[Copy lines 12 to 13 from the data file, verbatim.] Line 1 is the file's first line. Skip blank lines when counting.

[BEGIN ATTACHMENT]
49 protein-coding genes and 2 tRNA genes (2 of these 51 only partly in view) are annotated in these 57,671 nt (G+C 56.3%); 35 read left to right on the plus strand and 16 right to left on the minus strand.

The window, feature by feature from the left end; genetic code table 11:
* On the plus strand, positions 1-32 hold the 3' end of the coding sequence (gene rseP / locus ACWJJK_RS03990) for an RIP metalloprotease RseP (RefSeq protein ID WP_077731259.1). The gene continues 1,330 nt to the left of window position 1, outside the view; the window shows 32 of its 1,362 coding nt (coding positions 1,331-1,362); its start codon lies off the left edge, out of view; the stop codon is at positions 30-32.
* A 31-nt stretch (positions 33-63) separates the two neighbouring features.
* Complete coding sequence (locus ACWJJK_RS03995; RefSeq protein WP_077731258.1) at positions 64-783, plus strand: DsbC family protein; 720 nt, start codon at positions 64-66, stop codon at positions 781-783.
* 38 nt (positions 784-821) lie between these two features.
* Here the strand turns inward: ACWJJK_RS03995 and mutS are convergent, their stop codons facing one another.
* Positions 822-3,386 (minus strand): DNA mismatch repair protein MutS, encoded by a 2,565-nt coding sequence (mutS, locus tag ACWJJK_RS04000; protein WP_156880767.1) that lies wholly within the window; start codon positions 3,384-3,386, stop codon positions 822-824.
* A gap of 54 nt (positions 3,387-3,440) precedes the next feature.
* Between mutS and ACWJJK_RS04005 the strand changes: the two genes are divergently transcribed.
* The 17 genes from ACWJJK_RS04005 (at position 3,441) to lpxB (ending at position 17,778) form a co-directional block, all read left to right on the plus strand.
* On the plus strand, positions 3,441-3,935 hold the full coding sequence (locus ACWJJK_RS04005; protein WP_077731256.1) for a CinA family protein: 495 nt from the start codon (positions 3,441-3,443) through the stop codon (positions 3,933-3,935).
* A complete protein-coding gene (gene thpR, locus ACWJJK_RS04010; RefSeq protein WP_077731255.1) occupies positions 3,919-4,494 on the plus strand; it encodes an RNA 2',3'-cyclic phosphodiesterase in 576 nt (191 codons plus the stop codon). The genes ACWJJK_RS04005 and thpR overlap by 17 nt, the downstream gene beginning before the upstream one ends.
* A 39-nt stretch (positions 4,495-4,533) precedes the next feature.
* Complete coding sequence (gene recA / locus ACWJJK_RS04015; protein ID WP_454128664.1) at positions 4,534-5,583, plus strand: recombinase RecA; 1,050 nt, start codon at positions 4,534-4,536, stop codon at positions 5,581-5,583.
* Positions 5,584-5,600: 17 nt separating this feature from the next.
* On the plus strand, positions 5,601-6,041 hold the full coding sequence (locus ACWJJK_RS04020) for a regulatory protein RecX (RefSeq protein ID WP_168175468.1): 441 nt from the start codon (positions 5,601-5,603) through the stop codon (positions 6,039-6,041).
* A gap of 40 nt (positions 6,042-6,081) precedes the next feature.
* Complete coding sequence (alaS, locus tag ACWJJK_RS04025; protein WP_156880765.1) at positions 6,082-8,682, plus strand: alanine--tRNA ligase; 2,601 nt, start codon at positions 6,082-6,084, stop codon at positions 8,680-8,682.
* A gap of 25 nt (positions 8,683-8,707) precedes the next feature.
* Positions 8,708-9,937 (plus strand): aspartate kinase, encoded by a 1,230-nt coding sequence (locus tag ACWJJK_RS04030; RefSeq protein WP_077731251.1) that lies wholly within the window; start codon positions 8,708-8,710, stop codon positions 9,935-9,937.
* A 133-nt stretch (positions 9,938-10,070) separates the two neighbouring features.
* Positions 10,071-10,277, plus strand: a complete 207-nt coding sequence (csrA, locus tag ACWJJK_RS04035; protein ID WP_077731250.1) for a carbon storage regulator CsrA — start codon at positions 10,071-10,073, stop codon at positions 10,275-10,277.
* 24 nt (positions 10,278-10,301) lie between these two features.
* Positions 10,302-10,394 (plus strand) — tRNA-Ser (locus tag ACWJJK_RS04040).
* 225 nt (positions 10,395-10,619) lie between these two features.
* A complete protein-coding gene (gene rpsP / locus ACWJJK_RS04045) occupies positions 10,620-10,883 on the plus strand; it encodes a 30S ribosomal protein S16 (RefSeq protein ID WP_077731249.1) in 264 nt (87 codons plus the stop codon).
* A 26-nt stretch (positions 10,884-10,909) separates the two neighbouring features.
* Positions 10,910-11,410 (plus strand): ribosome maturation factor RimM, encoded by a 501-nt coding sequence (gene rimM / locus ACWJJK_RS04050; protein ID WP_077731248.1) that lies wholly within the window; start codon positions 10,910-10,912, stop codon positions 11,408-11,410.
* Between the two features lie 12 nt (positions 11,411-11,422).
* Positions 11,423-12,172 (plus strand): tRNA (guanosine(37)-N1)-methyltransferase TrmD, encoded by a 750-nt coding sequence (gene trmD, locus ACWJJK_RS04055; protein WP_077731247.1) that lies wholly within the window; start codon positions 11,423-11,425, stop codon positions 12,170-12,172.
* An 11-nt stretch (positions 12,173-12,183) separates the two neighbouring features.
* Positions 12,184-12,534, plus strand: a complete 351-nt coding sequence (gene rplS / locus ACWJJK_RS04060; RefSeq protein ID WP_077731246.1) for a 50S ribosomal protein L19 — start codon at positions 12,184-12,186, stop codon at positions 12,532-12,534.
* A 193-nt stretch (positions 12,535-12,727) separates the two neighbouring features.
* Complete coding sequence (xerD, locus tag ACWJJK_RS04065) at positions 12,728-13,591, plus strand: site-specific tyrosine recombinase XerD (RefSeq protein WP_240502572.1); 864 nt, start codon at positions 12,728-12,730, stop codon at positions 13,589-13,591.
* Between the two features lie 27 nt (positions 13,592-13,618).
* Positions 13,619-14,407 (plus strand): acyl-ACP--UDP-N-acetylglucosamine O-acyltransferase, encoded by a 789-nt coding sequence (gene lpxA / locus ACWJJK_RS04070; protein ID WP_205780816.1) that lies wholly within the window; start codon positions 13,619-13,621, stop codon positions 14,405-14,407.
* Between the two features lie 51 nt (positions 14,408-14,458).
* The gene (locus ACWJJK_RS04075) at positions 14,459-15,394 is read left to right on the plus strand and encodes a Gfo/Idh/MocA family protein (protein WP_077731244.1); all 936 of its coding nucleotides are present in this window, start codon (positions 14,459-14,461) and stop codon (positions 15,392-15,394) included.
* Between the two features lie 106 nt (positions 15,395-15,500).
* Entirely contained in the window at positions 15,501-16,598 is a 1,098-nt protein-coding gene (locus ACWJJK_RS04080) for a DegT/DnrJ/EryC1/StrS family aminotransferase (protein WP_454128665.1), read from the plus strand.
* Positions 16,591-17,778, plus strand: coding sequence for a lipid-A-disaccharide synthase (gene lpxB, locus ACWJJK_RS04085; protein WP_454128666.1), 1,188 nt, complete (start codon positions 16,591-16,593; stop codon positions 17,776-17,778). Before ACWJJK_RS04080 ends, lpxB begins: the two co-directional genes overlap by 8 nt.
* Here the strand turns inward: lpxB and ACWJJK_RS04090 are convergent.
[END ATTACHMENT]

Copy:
* On the plus strand, positions 3,441-3,935 hold the full coding sequence (locus ACWJJK_RS04005; protein WP_077731256.1) for a CinA family protein: 495 nt from the start codon (positions 3,441-3,443) through the stop codon (positions 3,933-3,935).
* A complete protein-coding gene (gene thpR, locus ACWJJK_RS04010; RefSeq protein WP_077731255.1) occupies positions 3,919-4,494 on the plus strand; it encodes an RNA 2',3'-cyclic phosphodiesterase in 576 nt (191 codons plus the stop codon). The genes ACWJJK_RS04005 and thpR overlap by 17 nt, the downstream gene beginning before the upstream one ends.